I remember the early days of the App Store, when twin-stick shooters roamed the landscape free and clear. They’re a bit more rare now, as the genre got crowded and kind of played itself out. Geometry Wars: Touch ($0.99) remains un-updated for modern devices. At least Radiangames has cornered the market with JoyJoy ($0.99), Inferno 2 ($1.99), and the dual-stick shooter Metroidvania Powerpuff Girls: Defenders of Townsville ($3.99) which unfortunately is no longer for sales. I enjoyed the era of dual-stick shooters, because I liked the variety of games developers made with the conventions! Trigonarium ($2.99) should provide some hope for the masses, needing more dual joysticks to blast enemies from all over the place. If you like frantic shooters and going for high scores, all at a silky-smooth 60 frames per second, Trigonarium is the game for you.
The gist of the game is that you’re a triangle in an arena, and there are other shapes. Because these shapes dared to not be triangles, you must shoot them. Wow, what a powerful satire of society. The arenas you’re in will shift every few seconds, so you’ll go from giant arenas to cramped corridors without even realizing it. You have unlimited bullets, powerups to pick up of both the temporary and permanent upgrade variety, and a dash attack. This dash freezes time for a split-second, and lets you fly through a bunch of enemies. There’s a temporary moment of invincibiltiy afterward, in case you fly right into a swarm of enemies.
Trigonarium is good, solid action. The game is at a fast pace that never gets overwhelming. The game looks simple, but not dull, with plenty of color splashed throughout. This is built for speed, though: on both the iPhone 6 Plus and iPad Mini 2, I never saw a performance drop. It’s a well-paced game, providing enough tense moments where there’s loads of enemies, with well-placed breather moments. And the shifting arenas and different enemy formations go a long way toward making this game stretch out about as far as it can. There’s the long-play arcade mode, single stages, and two quick game modes to enjoy. Plus, you can play it all in co-op if you want. Simple twin-stick shooter mechanics, built out for a cohesive whole package.
With many games that are iPad-only, I’m skeptical of them, as I was in my review of Criminel ($1.99) being an iPad exclusive. But Trigonarium does serve as a reminder that some games are better when they’re on the iPad. The game camera is far away from the action by default and loses a lot of detail, even on the iPhone 6 Plus. On the iPad, the game camera is at a comfortable position where details are visible. The game is playable on the iPhone, don’t doubt that. But it plays better on iPad. There is a zoom option in the settings, where a lower percentage means that you’re closer to the screen, but you run the risk of cutting some things off on the screen with closer zooms.
The controls feel a bit better with more room to move on the iPad. The virtual joysticks do feel a bit stiff, but still workable. There are some configuration options, but you can’t customize the size of the sticks, and they are set on the one of two spots you can choose from. You can change the sensitivity and the placement of the sticks, though. All these options are handy to make the experience feel as comfortable as possible. I would prefer that the game feel comfortable without configuration, but having many configuration options is a satisfying alternative for me.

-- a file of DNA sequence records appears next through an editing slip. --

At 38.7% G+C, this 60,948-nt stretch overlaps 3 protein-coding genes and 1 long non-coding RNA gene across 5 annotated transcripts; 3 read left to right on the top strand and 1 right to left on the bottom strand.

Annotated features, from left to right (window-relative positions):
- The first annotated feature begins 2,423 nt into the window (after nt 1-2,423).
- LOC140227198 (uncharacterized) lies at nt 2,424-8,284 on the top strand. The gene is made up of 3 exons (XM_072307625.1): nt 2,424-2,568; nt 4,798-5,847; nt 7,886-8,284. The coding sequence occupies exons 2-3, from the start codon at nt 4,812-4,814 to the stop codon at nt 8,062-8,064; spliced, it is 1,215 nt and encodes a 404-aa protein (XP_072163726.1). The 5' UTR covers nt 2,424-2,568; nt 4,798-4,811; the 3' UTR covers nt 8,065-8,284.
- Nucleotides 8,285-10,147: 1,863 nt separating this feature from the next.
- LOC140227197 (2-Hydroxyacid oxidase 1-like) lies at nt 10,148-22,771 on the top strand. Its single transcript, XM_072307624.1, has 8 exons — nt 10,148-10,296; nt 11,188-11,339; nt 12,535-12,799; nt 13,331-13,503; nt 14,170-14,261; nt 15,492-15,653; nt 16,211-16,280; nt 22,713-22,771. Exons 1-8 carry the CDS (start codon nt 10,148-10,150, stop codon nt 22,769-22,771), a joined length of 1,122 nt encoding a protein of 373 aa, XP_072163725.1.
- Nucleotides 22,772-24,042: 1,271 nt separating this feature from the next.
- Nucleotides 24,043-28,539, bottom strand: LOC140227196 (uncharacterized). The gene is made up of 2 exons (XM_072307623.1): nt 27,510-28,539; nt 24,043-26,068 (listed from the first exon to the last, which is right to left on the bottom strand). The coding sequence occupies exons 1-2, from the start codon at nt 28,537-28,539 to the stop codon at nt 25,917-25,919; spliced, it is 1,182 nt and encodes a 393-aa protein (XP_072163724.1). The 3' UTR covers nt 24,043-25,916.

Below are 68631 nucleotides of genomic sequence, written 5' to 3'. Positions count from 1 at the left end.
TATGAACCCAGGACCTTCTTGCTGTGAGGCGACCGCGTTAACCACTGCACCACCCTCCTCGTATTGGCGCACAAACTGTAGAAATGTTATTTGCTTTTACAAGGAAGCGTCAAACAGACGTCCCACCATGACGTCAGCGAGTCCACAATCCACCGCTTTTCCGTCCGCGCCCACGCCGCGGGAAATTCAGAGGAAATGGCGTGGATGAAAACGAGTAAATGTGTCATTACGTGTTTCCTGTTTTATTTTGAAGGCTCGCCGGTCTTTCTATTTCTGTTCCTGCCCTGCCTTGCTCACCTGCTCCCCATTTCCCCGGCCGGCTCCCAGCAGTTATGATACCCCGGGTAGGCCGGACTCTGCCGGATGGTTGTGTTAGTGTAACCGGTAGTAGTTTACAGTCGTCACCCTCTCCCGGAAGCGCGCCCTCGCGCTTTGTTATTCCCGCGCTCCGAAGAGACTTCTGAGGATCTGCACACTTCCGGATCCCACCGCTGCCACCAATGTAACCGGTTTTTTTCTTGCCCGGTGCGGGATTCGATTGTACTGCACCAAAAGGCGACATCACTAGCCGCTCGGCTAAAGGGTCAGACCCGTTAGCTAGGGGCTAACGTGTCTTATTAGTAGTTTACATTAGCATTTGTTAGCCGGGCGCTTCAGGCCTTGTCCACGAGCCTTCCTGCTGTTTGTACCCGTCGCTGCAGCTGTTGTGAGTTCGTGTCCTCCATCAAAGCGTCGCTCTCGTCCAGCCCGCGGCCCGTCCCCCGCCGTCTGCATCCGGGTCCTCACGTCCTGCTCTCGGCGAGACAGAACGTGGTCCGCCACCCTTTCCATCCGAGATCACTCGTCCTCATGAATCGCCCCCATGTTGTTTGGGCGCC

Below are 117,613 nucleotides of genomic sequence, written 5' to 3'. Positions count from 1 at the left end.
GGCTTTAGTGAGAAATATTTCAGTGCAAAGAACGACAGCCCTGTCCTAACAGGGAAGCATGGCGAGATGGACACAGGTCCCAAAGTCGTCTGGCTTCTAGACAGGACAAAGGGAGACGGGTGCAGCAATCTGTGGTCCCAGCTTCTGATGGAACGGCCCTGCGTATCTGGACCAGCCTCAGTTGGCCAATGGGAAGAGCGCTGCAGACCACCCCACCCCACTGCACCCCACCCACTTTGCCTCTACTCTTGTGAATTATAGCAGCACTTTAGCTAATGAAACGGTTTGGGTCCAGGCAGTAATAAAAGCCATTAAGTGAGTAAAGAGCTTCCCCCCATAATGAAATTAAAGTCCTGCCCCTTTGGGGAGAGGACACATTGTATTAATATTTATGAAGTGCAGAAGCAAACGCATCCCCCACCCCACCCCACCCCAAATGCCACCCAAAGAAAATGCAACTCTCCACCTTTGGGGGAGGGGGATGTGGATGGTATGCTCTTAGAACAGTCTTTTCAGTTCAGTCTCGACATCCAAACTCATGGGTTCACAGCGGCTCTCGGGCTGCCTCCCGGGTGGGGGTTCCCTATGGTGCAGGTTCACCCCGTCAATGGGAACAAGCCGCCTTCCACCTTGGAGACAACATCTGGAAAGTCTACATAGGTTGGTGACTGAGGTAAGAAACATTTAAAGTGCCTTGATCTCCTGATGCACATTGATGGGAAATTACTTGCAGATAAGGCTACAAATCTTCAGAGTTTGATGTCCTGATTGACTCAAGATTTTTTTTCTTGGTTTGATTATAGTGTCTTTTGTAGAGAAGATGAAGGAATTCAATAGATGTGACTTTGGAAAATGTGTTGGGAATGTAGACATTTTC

The dash maneuver is handy, but difficult to trigger. It does take some practice to aim with accuracy, as it requires a quick double-tap and then an aim to use. I suggest double-tapping and then swiping in the direction you want to attack, but don’t expect to get the perfect line you want. Trigonarium lacks MFi controller support, which should be mandatory in all dual-stick shooters. I look forward to this game on PC because controller support will be a natural inclusion.
Trigonarium is definitely great for people who enjoy a good high score chasing game to go along with their twin-stick shooting. I’d love for an in-game display of high scores from friends, but I like seeing them when a round is over. Having goals to shoot for, and people on my friends list to beat, is a motivating feature for me in a game like this. The game is fun enough on its own, but having an extrinsic motivation to go after higher scores? I welcome that.
The different game modes mean that this is compatible with many styles of play. The Quick Attack and Chase modes are great for pick-up-and-play, with Arcade mode providing that longer sit-down experience. The single levels are welcome too, just because hey, I can’t always beat that first boss. I’m young and reckless! This way, I can play that second level and get some practice for when I reach it for real on a consistent basis. The arcade mode offers enough challenge that you could play it for a while and have trouble reaching that third level, for sure.
What can I say about Trigonarium other than that if you love twin-stick shooters, or high score games, or just frantic action games, that you should check this out. It’s got flaws, but it hits the spot for me.